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Career blogs
31-10-2023

MAKING YOUR WAY INTO MARKETING An interview with Stephanie Bush, a leader in life sciences & healthcare marketing

Written by Alex Cloherty

This year, I started a new adventure into the world of life science marketing & communications. Just as I started my new job in marketing at BioLizard, I had the pleasure of meeting Stephanie Bush, a seasoned expert in marketing and brand strategy in the healthcare and life sciences industries. After getting to know her creative approach to communicating the value that players in the healthcare industry have to offer, I knew she’d have valuable insights to share with others interested in getting into the exciting world of life sciences marketing. I’m happy to report that Stephanie was willing to let me interview her - let’s dive in!

Nowadays, you are an established expert in marketing and brand strategy in the healthcare and life sciences industries. Can you tell us how you got there?

I actually didn’t set out to study marketing or to go in this direction. After a year abroad as a teenager, I wanted to study international relations at university back in the USA. Somewhat by chance, I ended up taking courses on communications and public relations in my first year… and really enjoyed it! Looking back now, it makes sense – these topics fit with my interests in culture, tech, and understanding people and what makes them tick.

While studying, I did an internship with the Red Cross, and that was my first introduction to the healthcare space. After finishing my degree, I worked in marketing and communications at a local company, which allowed me to sink my teeth into more international work, and to practice finding trends and seeing connections between what the company was doing and what was happening in the greater world. Eventually, through that same company I was able to transfer overseas, which is how I ended up first in Belgium and then in the Netherlands.

At that point, I wanted to transition into healthcare, but I must admit it wasn’t easy at first without a scientific background. Nonetheless, I was always interested in things that are technical in nature, and I was determined to say yes to whatever opportunities came may way. Eventually, what made the difference for getting into healthcare marketing was having a great network!

Whenever you want to make a career transition, cultivating your network, and being open with your network about what you want, is key. Speak up, talk about the things that interest you, and share your ambitions! Even if you’re talking with somebody who isn’t in the exact field you want to be in, they might surprise you in how they can support you.

After gaining some years of experience in healthcare marketing, you set up your own business, nerd+chiq marketing, in the Netherlands. What was that experience like? Do you have tips for anybody who wants to do the same?

I’ve always wanted to have my own company, and I spent a lot of time thinking about what it would look like, how I could best help people, the kind of variety I would want in my job… But to be honest, I was terrified to do it!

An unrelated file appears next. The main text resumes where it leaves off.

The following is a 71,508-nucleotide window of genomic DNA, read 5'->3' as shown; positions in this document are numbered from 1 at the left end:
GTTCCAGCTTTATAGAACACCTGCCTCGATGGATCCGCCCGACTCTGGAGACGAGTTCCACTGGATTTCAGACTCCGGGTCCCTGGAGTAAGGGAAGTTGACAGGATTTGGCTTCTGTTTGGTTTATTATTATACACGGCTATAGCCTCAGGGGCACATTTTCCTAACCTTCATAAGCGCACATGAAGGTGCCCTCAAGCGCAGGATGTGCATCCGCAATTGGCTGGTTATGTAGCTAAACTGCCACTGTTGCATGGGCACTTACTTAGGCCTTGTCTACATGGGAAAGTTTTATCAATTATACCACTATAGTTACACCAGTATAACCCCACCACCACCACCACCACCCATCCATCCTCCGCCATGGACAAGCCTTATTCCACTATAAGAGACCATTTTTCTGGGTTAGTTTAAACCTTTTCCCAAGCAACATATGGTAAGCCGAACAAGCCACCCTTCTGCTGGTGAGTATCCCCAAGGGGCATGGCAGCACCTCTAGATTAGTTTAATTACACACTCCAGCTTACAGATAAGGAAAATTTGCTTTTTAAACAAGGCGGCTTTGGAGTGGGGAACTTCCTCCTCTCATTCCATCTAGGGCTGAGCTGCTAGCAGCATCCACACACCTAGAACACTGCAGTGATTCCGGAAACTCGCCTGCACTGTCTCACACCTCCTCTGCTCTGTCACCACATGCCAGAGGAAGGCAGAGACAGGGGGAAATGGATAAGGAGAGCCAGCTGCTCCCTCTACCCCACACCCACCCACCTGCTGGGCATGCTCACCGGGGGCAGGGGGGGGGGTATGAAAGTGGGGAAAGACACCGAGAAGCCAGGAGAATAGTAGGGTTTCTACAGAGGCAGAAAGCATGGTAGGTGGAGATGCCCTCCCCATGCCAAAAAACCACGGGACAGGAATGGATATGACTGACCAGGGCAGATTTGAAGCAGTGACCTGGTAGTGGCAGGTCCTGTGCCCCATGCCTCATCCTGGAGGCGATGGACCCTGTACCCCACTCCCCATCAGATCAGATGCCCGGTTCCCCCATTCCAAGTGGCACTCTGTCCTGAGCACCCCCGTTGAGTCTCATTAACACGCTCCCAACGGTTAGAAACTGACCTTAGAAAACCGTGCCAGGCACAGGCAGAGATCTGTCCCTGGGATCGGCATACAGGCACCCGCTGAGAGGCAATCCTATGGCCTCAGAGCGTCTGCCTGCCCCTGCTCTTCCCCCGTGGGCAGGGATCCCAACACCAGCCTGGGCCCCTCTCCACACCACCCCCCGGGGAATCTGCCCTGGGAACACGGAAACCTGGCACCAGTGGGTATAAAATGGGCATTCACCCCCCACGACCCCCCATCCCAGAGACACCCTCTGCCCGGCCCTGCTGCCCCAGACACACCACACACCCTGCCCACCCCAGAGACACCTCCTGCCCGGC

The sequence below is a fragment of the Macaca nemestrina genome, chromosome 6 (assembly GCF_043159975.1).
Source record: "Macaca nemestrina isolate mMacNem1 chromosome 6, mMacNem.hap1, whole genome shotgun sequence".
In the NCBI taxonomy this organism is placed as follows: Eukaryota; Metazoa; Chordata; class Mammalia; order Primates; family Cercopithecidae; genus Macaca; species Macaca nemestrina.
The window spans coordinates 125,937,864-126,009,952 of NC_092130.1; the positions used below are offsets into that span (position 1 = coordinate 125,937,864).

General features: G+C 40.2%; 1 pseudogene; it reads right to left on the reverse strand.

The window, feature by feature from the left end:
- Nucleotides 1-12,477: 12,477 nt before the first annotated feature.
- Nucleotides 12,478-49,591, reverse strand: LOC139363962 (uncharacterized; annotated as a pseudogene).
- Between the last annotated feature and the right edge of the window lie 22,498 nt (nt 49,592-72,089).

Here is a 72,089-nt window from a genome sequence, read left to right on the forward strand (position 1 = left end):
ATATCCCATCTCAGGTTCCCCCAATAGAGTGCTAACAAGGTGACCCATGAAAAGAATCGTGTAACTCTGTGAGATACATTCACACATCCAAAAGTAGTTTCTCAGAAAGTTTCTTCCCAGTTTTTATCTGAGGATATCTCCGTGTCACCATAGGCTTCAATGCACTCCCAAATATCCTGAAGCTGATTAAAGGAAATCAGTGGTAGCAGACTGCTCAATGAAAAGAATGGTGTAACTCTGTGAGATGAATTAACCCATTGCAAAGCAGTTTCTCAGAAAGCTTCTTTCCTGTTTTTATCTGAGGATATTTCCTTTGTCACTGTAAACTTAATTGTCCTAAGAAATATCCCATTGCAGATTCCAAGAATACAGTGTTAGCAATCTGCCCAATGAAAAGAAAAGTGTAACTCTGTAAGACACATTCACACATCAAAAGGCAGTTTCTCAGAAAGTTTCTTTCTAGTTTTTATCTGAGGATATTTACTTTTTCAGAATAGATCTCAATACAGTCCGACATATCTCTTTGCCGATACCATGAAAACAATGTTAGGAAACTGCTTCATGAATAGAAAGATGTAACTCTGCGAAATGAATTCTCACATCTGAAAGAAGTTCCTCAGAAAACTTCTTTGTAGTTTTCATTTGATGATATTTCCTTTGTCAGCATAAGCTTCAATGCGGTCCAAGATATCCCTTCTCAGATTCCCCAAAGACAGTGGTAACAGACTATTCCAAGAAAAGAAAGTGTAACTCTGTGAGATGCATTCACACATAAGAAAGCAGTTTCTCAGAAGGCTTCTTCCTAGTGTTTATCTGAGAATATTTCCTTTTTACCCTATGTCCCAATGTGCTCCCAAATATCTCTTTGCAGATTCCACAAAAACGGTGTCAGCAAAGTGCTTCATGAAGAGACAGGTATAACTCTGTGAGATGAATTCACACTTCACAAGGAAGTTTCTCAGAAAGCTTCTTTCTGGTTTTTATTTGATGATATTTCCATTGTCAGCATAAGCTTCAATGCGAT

I first tried opening my own company in the 2010s, and I worked on it for about six months. But it started slow, and I didn’t have the patience or confidence to keep going with it back then. So, I went back to my corporate job, and shortly thereafter I got the opportunity to transfer into healthcare through a good friend within my network. So, that experience, which might at first seem like a failure, was very serendipitous in the end!

But that feeling of wanting to be independent, and to use my skills to help more companies reach more patients, didn’t go away. So, in the midst of the COVID-19 pandemic, I thought to myself, “What’s the worst that could happen?” At that point, I had gained more confidence – and perhaps more patience, too – and I was able to make it work this time!

It also helped that the Netherlands has a very open culture for entrepreneurship. It can seem a little overwhelming at first, because you do have to go to the chamber of commerce and, if you’re an expat, deal with a lot of new Dutch vocabulary, but there are a lot of resources available.

The first thing that I would recommend is to speak with an accountant to understand which type of business you should set up, and which best fits your requirements and goals. Secondly, it can also feel lonely at times if you start your own business and are working alone. Finding a community – people to connect with that are in a similar situation – can help a lot with motivation and not feeling alone. Thirdly, you might think that you need to have a lot of different things in place before you start your business – I know I thought that. But actually, you just need to start! If you don’t have a website, just optimize your LinkedIn profile! Build as you go.

What kind of services do you provide to your clients through nerd+chiq?

I am redefining my services in what I provide, but my main service  is working in an interim marketing director and management role - helping to launch products into new territories and markets - and long-term brand strategy. Currently, as I reflect on how I can grow and scale my own business, I’m defining  my services along three pillars:

  1. Marketing strategy and operations – working with clients to formulate and fine-tune their marketing strategy including the infrastructure or tools required, and analytics.
  2. Brand strategy and positioning – developing clear narratives and messaging
  3. Product marketing – launch plans including sales training programs and enablement tools

How did you decide what to focus on with your business?